Glycopyrronium bromide is an anti-muscarinic agent that reduces salivary secretions and does not cross the blood–brain barrier. No oral preparations (tablets and solution or suspension) of glycopyrronium bromide are licensed in the UK. Glycopyrronium bromide is licensed in the UK as an injection for preoperative and intraoperative use, as a powder for solution for iontophoretic treatment (electromotive drug administration) of hyperhidrosis (excessive sweating), and for use in a single-dose dry-powder inhaler for chronic obstructive pulmonary disease.13
A four-week, randomised, double-blind, placebo-controlled cross-over trial with 1 mg of oral glycopyrrolate administered three times daily in 23 drooling PD patients assessed the change in sialorrhoea scoring scale (SSS) scores in terms of a greater than 30% improvement. The results were statistically significant in both secondary (the difference in the means of SSS scores between the placebo and glycopyrrolate groups) and primary outcomes (p=0.011 and p=0.021, respectively). There were no statistically significant differences in adverse events between the treatment and placebo groups.14
Propranolol is only used as add-on therapy in patients with suboptimal response to maximal anticholinergic therapy. The dose is 10mg tablet BD and efficacy should be reviewed within one month. Metoprolol is used (in a dose of 25mg tablet BD) as an alternative to propranolol, as add on therapy in patients with suboptimal response to maximal anticholinergic therapy.
Botulinum toxin A&B injection (BoNT-A & BoNT-B)
The mechanism of action of BoNT is inhibition of acetylcholine release. Two serotypes, BoNT-A and BoNT-B, were studied in drooling PD patients. Results after local injection of BoNT into the salivary glands were inhibition of cholinergic parasympathetic and postganglionic sympathetic activity causing reduction of salivary secretion. Injection is usually performed under ultrasound guidance. An Open-label study of Onabotulinumtoxin-A on PD patients included MSA and DLB patients whose submandibular glands were injected (5 unit per each submandibular gland), using a blind injection technique as well as both subjective and objective assessment. Results showed significant reduction in objective saliva production at 4 weeks (p < 0.01) and improvement of DSFS score. The main adverse effect was dryness of mouth.15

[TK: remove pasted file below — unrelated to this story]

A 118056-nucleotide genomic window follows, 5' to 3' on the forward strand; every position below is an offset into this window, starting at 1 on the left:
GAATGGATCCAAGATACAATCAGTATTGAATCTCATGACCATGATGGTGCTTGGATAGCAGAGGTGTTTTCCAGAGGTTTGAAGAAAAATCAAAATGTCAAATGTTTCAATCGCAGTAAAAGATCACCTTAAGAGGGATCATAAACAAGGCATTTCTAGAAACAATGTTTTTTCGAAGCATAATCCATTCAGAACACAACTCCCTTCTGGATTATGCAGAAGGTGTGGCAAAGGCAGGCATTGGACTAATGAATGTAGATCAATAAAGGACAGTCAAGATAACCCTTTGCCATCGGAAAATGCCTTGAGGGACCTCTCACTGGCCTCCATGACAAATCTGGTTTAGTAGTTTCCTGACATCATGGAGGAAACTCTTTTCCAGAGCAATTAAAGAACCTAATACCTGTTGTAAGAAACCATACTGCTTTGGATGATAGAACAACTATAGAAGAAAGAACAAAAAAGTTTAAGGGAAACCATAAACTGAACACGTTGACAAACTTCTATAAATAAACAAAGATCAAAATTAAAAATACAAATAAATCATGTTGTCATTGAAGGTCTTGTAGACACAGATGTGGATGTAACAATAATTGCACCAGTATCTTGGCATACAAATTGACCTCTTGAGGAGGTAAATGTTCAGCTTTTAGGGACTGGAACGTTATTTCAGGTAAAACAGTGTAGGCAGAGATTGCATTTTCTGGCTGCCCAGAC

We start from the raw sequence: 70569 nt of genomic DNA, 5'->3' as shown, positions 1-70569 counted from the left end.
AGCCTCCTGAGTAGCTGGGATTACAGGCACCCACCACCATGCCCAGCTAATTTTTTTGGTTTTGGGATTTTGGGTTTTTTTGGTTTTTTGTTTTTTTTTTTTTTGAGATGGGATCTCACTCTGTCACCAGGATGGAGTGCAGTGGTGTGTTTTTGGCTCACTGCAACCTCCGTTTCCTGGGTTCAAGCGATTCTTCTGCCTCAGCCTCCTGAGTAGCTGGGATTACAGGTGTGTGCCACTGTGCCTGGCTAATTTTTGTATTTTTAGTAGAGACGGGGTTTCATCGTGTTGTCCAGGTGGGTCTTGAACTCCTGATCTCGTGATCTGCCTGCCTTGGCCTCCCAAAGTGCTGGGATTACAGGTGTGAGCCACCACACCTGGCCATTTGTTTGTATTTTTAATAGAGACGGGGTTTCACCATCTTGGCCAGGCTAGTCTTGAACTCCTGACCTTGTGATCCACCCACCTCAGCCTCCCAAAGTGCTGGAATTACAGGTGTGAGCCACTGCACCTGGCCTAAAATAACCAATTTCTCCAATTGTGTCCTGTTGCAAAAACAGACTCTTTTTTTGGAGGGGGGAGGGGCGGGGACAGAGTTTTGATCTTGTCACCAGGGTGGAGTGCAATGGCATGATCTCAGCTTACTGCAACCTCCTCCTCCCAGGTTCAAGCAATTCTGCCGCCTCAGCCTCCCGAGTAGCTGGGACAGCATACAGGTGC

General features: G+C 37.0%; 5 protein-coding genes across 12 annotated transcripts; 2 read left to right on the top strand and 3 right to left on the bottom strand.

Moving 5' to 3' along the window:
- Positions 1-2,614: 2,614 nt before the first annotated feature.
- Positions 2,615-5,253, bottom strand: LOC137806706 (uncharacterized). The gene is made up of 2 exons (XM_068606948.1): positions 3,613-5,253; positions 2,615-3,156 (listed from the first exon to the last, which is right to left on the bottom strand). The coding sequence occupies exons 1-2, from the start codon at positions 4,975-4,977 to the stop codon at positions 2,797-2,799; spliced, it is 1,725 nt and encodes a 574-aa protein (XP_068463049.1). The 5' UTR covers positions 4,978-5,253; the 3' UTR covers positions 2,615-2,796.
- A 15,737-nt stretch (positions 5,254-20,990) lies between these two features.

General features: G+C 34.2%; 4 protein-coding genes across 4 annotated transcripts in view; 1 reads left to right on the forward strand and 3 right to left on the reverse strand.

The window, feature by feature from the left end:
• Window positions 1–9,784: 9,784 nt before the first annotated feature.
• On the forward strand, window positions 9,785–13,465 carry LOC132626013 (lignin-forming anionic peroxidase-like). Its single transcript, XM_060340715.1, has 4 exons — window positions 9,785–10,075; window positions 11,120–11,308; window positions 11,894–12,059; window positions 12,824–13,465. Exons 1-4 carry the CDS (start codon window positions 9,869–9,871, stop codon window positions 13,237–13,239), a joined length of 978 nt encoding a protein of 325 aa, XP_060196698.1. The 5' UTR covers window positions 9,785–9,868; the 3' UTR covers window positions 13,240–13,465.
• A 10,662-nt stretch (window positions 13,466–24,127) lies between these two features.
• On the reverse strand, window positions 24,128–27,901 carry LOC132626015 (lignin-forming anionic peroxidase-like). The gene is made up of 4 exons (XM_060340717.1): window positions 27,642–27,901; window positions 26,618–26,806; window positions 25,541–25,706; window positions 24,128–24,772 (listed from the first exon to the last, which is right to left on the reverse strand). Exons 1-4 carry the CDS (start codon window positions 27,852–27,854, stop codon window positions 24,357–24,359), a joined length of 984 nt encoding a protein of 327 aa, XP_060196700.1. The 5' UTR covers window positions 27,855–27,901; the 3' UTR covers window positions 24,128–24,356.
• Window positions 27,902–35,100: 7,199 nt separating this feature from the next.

Table 1. Anticholinergic medications
It reduces the salivary, tracheo-bronchial/pharyngeal secretions and body's sweating ability, as well as decreasing the acidity of gastric secretion
Oral tablets, 2mg TDS
Start at 1mg BD and titrate up 2mg TDS in weekly intervals till the desired level of dryness or side effects.
Dry mouth, difficulty urinating, headaches, constipation, drowsiness , blurred vision, and occasional hyperactivity or irritability.
It does not cross the blood–brain barrier and consequently has fewer central effects
Preferable to hyoscine & atropine due to shorter duration of action.
Reduced likelihood of cognitive impairment and tachycardia relative to atropine and hyoscine.
Hyoscine hydrobromide (patches and Tablets)
Blocking cholinergic receptors, especially subtype M3, and can minimize salivary secretion.
1 patch (1.5mg) applied behind ear every 72 hours.
Pruritus at patch site, and urinary retention.
It can cause photophobia and impair vision due to pupil dilatation and paralysis of accommodation
Ensure patches removed prior to applying next patch.
Tolerance develops quickly and side effects are common.
300mcg tablets once, increase by 300mcg every 2- 3 days till 300micrograms TDS.
Atropine 1% eye drops
Anticholinergic mechanism that can minimize salivary secretion